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It’s those ‘safe’ jobs that will disappear, a leading local recruiter warns

PUBLISHED: 06:30 20 October 2018 | UPDATED: 17:04 22 October 2018

Dayle Bayliss and Michelle Pollard. Picture: Keith Mindham

Dayle Bayliss and Michelle Pollard. Picture: Keith Mindham

Archant

What do bank clerks, supermarket check out staff and accountants all have in common? They’re all job roles that are gradually diminishing, thanks to advances in automation and AI technology.

What do bank clerks, supermarket check out staff and accountants all have in common?

The answer is that they are all job roles that are gradually diminishing, thanks to advances in automation and AI technology.

Michelle Pollard, the managing director of Ipswich-based recruitment company Spider Fixed Fee Web Recruitment, a Future50 member, has been keeping a watchful eye on the trends in the local jobs market.

“There will still be jobs for the highly skilled and the low skilled, but it’s the bit in the middle – all those supposedly ‘safe’ roles which will disappear over the next two decades,” she explained.

“It’s the hollowing out of the middle skill set. But parents in Suffolk are still telling their kids to go for those roles which won’t exist in the future.”

Ms Pollard argues that for this reason, the push on STEM (science, technology, engineering and maths) at schools is now critical.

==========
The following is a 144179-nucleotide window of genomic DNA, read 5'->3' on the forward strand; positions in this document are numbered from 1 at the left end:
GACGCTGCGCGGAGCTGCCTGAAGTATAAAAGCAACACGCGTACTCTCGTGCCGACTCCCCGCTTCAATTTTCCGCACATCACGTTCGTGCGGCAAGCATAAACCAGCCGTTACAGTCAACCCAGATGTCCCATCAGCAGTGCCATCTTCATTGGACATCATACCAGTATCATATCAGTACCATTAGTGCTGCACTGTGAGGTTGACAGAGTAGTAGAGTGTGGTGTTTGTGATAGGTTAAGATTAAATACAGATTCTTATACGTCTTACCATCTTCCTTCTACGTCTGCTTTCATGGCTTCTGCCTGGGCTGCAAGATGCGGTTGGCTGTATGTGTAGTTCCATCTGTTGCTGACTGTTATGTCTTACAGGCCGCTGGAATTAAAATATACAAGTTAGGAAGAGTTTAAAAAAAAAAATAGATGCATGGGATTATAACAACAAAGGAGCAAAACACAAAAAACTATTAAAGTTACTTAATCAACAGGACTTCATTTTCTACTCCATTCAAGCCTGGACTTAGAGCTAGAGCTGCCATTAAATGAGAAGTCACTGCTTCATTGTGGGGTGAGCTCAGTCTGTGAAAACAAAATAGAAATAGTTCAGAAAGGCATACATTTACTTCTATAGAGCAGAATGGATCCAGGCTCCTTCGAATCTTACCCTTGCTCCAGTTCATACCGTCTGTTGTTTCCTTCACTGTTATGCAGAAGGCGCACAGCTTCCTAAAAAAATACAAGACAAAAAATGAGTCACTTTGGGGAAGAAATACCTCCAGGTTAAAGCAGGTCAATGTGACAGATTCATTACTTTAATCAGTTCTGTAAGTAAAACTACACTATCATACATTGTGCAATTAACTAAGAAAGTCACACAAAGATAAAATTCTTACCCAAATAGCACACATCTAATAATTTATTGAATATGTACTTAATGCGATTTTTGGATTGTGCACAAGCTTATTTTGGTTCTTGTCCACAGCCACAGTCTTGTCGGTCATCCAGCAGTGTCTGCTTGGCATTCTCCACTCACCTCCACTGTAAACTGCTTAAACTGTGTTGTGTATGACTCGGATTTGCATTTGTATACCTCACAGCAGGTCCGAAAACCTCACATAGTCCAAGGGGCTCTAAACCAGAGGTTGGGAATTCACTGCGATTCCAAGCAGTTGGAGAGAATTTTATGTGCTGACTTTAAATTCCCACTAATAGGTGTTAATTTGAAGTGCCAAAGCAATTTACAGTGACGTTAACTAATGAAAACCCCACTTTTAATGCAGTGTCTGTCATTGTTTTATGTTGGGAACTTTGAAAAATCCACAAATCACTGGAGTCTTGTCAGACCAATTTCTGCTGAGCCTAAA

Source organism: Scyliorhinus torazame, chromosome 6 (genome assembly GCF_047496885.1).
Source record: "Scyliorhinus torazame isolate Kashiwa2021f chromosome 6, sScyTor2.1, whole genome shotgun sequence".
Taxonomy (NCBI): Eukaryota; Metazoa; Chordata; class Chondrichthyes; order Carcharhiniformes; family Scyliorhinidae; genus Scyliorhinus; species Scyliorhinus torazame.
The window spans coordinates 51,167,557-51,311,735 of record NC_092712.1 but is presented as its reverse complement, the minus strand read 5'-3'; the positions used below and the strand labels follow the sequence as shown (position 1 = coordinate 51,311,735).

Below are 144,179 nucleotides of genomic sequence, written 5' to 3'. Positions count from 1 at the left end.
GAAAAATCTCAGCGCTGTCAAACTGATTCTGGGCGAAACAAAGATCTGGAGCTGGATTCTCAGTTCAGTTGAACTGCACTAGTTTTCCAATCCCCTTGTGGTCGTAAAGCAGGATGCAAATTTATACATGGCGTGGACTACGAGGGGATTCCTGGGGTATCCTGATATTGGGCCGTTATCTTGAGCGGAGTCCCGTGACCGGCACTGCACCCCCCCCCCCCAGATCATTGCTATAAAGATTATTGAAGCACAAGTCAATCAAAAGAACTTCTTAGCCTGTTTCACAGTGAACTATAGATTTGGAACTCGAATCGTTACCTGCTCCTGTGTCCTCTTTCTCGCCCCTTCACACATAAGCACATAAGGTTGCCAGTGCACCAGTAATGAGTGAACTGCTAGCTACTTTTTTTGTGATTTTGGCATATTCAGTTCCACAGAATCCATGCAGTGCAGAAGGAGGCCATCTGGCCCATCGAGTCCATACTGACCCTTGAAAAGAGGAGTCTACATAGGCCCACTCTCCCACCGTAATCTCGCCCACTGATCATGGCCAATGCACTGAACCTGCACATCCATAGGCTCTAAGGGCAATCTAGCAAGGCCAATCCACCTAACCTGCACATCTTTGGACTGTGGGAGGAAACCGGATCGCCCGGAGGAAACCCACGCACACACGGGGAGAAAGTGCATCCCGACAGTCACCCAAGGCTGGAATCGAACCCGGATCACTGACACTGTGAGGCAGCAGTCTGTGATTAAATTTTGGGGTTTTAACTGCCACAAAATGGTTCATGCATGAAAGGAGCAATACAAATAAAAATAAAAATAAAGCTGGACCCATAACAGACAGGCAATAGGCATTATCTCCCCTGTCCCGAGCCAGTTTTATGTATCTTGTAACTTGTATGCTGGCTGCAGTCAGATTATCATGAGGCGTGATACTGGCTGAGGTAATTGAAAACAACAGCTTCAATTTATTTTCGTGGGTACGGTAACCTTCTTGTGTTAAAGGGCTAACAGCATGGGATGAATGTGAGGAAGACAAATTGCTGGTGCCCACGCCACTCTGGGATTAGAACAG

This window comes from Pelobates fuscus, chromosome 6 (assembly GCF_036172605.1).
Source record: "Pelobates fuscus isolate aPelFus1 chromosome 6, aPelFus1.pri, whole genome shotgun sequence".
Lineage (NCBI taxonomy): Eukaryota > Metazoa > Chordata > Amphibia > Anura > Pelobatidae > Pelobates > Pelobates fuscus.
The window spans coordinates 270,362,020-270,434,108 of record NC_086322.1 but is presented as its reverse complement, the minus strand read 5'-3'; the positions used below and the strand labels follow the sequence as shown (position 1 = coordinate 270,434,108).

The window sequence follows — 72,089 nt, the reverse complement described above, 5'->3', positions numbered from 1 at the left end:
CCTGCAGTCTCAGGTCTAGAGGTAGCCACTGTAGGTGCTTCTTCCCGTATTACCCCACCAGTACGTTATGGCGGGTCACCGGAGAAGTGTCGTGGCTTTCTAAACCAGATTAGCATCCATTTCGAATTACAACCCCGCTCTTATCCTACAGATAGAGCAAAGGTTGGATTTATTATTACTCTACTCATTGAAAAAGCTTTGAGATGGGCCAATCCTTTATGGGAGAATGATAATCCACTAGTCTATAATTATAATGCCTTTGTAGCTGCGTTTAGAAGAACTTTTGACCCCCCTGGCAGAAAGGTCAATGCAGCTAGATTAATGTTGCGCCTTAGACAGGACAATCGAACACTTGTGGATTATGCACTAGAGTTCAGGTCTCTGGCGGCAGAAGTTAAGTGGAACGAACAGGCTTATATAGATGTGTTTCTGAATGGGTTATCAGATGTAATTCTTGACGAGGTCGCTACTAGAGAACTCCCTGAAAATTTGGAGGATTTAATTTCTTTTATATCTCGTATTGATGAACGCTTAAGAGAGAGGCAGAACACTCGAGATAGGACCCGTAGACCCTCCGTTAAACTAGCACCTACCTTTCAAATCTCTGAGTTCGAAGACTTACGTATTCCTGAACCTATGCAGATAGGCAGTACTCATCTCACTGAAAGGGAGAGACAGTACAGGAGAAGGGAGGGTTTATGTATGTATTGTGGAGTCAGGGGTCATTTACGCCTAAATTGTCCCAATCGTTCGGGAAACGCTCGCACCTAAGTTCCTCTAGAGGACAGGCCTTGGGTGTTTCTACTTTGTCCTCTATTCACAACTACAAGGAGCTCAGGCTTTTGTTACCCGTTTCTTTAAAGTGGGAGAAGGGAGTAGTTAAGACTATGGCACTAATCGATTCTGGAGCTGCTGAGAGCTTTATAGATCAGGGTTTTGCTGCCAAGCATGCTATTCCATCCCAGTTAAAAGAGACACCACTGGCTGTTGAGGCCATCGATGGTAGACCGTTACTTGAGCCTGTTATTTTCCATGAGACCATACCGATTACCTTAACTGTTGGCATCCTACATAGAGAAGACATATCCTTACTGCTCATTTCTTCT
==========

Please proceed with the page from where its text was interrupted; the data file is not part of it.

She was speaking at the Suffolk Show which took place in Ipswich on Wednesday, as Ms Pollard is currently vice chair of the Suffolk Skills Show steering group and is due to take over from Dayle Bayliss as chair when she goes on maternity leave soon.

“Shows like this one are so important, because they make young people more familiar with the sorts of jobs that will give them a solid future,” Ms Pollard said.

“Kids need to be guided on to the right career paths. We have relied on migrant workers for the last 25 years and have ignored our own critical talent pools in the process.

“We need to look at more job opportunities for former army personnel, and how we treat people with mental health issues. We also need to give more flexibility to working mums, and create more opportunities for people aged 50 to 70. We have lots of potential employees to use if we open our eyes up.”

In the construction industry, Ms Pollard claims that there is a shortage of skilled employees “because we stopped training enough people up 15 years ago.”

But local educators are now more keenly aware of the widening skills gap being created by automation.

Five colleges in Suffolk and Norfolk – including Suffolk New College, Easton and Otley College and West Suffolk College – have applied for a slice of a £170m government cash pot to form a pioneering technology institute, aimed at meeting growing demand for advanced skills.

The Eastern Institute of Technology (EIoT) is now one of 16 national projects in the second stage of bidding.

“The education landscape is changing and there will be more opportunities for a technical education which is more important because of the age of automation that we’re heading into,” said Ms Bayliss. “It’s about changing mindsets.”

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